Rather than memorizing isolated number facts, students can be shown “families of facts” which easily allow for memorization of 4 related facts.

Any addition or multiplication fact can be “turned around” (e.g., 3 + 4 = 4 + 3; 7 x 2 = 2 x 7). This is a fact taught early to children, and is formally known as the “commutative principle” in mathematics: in general, a + b = b + a, and c * d = d * c.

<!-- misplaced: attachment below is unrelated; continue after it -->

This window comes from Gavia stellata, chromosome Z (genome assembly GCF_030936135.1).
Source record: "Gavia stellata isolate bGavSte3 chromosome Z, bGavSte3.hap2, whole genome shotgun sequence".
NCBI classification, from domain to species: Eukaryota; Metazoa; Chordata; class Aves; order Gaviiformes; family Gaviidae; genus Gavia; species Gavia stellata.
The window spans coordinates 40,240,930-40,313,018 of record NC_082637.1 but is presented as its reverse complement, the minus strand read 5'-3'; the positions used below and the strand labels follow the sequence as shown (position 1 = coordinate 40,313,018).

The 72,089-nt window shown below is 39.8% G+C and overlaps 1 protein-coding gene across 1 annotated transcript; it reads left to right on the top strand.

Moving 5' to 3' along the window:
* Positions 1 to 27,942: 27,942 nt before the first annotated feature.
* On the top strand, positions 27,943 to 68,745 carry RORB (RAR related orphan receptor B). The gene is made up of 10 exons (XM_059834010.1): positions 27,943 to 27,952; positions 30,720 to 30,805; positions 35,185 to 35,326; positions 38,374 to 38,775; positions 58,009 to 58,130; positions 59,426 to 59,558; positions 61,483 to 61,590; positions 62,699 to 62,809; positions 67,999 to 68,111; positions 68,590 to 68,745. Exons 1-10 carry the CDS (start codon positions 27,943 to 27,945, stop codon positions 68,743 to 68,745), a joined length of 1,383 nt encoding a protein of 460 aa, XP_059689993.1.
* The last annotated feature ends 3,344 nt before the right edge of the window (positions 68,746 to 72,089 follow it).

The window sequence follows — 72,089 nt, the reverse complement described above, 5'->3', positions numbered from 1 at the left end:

Addition and multiplication facts can also be “inverted” to produce a pair of related subtraction or division facts. For example, since “5 + 2” equals 7, we can deduce that “7 – 5 = 2” and “7 – 2 = 5”.

This idea leads to a strategy of learning families of facts which all use the same three terms. For example, the following addition and subtraction facts each use the terms 4, 7 and 11: